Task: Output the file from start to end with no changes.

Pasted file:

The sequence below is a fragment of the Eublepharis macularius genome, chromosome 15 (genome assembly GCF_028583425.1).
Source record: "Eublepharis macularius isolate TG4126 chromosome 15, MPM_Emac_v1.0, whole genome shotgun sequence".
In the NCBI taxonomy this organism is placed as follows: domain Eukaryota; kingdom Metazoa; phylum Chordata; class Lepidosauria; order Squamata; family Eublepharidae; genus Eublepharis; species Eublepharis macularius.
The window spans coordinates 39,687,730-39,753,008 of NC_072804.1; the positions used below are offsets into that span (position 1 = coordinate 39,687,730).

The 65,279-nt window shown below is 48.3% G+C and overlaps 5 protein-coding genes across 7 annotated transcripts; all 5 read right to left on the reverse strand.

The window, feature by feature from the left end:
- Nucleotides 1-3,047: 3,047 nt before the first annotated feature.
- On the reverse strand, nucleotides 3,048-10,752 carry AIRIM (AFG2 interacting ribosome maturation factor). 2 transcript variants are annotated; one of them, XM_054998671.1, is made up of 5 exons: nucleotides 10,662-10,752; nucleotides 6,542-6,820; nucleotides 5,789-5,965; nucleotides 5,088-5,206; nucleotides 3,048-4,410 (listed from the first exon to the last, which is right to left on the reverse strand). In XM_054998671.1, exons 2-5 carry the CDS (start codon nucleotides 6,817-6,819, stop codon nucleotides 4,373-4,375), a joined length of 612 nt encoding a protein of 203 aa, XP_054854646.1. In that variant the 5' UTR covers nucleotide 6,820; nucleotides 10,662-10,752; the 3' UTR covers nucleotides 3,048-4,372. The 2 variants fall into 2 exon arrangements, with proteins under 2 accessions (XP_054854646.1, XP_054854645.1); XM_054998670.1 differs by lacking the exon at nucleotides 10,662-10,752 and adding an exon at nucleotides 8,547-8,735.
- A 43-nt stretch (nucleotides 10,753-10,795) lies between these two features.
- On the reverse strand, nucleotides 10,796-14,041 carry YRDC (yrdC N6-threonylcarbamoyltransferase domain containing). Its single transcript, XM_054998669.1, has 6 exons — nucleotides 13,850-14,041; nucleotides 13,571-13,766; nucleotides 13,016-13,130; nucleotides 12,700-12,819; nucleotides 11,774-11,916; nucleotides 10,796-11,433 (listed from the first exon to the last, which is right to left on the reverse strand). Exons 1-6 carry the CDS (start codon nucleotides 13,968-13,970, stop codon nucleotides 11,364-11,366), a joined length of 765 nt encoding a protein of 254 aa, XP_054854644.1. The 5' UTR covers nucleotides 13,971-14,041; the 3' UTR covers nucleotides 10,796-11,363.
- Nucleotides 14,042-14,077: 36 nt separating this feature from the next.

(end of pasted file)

The sequence below is a fragment of the Eublepharis macularius genome, chromosome 15 (genome assembly GCF_028583425.1).
Source record: "Eublepharis macularius isolate TG4126 chromosome 15, MPM_Emac_v1.0, whole genome shotgun sequence".
In the NCBI taxonomy this organism is placed as follows: domain Eukaryota; kingdom Metazoa; phylum Chordata; class Lepidosauria; order Squamata; family Eublepharidae; genus Eublepharis; species Eublepharis macularius.
The window spans coordinates 39,687,730-39,753,008 of NC_072804.1; the positions used below are offsets into that span (position 1 = coordinate 39,687,730).

The 65,279-nt window shown below is 48.3% G+C and overlaps 5 protein-coding genes across 7 annotated transcripts; all 5 read right to left on the reverse strand.

The window, feature by feature from the left end:
- Nucleotides 1-3,047: 3,047 nt before the first annotated feature.
- On the reverse strand, nucleotides 3,048-10,752 carry AIRIM (AFG2 interacting ribosome maturation factor). 2 transcript variants are annotated; one of them, XM_054998671.1, is made up of 5 exons: nucleotides 10,662-10,752; nucleotides 6,542-6,820; nucleotides 5,789-5,965; nucleotides 5,088-5,206; nucleotides 3,048-4,410 (listed from the first exon to the last, which is right to left on the reverse strand). In XM_054998671.1, exons 2-5 carry the CDS (start codon nucleotides 6,817-6,819, stop codon nucleotides 4,373-4,375), a joined length of 612 nt encoding a protein of 203 aa, XP_054854646.1. In that variant the 5' UTR covers nucleotide 6,820; nucleotides 10,662-10,752; the 3' UTR covers nucleotides 3,048-4,372. The 2 variants fall into 2 exon arrangements, with proteins under 2 accessions (XP_054854646.1, XP_054854645.1); XM_054998670.1 differs by lacking the exon at nucleotides 10,662-10,752 and adding an exon at nucleotides 8,547-8,735.
- A 43-nt stretch (nucleotides 10,753-10,795) lies between these two features.
- On the reverse strand, nucleotides 10,796-14,041 carry YRDC (yrdC N6-threonylcarbamoyltransferase domain containing). Its single transcript, XM_054998669.1, has 6 exons — nucleotides 13,850-14,041; nucleotides 13,571-13,766; nucleotides 13,016-13,130; nucleotides 12,700-12,819; nucleotides 11,774-11,916; nucleotides 10,796-11,433 (listed from the first exon to the last, which is right to left on the reverse strand). Exons 1-6 carry the CDS (start codon nucleotides 13,968-13,970, stop codon nucleotides 11,364-11,366), a joined length of 765 nt encoding a protein of 254 aa, XP_054854644.1. The 5' UTR covers nucleotides 13,971-14,041; the 3' UTR covers nucleotides 10,796-11,363.
- Nucleotides 14,042-14,077: 36 nt separating this feature from the next.